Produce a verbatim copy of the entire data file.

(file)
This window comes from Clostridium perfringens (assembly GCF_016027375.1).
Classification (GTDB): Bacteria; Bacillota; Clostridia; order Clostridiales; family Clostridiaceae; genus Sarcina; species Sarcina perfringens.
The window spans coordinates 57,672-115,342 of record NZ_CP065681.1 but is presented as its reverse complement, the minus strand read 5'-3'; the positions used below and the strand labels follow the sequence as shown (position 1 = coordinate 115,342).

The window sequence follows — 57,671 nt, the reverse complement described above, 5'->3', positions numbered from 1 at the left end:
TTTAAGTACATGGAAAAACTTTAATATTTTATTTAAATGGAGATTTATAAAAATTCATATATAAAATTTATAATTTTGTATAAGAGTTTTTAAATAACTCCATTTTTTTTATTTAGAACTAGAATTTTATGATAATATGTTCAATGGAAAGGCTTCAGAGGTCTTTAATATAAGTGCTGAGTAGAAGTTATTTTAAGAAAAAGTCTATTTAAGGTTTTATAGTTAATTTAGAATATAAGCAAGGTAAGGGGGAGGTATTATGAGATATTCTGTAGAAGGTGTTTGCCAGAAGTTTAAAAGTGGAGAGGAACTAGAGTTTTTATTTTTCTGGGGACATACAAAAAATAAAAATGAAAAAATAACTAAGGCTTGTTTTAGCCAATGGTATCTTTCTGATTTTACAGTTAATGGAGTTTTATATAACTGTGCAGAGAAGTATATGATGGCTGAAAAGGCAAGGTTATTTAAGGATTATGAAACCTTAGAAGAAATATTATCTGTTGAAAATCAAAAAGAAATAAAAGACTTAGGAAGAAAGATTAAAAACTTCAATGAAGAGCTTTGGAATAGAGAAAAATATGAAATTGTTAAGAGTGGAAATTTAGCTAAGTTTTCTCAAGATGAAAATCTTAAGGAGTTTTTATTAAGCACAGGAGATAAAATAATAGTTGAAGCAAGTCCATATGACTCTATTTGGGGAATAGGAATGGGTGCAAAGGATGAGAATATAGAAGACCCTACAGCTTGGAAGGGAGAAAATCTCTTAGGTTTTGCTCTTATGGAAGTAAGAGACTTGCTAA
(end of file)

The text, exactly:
This window comes from Clostridium perfringens (assembly GCF_016027375.1).
Classification (GTDB): Bacteria; Bacillota; Clostridia; order Clostridiales; family Clostridiaceae; genus Sarcina; species Sarcina perfringens.
The window spans coordinates 57,672-115,342 of record NZ_CP065681.1 but is presented as its reverse complement, the minus strand read 5'-3'; the positions used below and the strand labels follow the sequence as shown (position 1 = coordinate 115,342).

The window sequence follows — 57,671 nt, the reverse complement described above, 5'->3', positions numbered from 1 at the left end:
TTTAAGTACATGGAAAAACTTTAATATTTTATTTAAATGGAGATTTATAAAAATTCATATATAAAATTTATAATTTTGTATAAGAGTTTTTAAATAACTCCATTTTTTTTATTTAGAACTAGAATTTTATGATAATATGTTCAATGGAAAGGCTTCAGAGGTCTTTAATATAAGTGCTGAGTAGAAGTTATTTTAAGAAAAAGTCTATTTAAGGTTTTATAGTTAATTTAGAATATAAGCAAGGTAAGGGGGAGGTATTATGAGATATTCTGTAGAAGGTGTTTGCCAGAAGTTTAAAAGTGGAGAGGAACTAGAGTTTTTATTTTTCTGGGGACATACAAAAAATAAAAATGAAAAAATAACTAAGGCTTGTTTTAGCCAATGGTATCTTTCTGATTTTACAGTTAATGGAGTTTTATATAACTGTGCAGAGAAGTATATGATGGCTGAAAAGGCAAGGTTATTTAAGGATTATGAAACCTTAGAAGAAATATTATCTGTTGAAAATCAAAAAGAAATAAAAGACTTAGGAAGAAAGATTAAAAACTTCAATGAAGAGCTTTGGAATAGAGAAAAATATGAAATTGTTAAGAGTGGAAATTTAGCTAAGTTTTCTCAAGATGAAAATCTTAAGGAGTTTTTATTAAGCACAGGAGATAAAATAATAGTTGAAGCAAGTCCATATGACTCTATTTGGGGAATAGGAATGGGTGCAAAGGATGAGAATATAGAAGACCCTACAGCTTGGAAGGGAGAAAATCTCTTAGGTTTTGCTCTTATGGAAGTAAGAGACTTGCTAA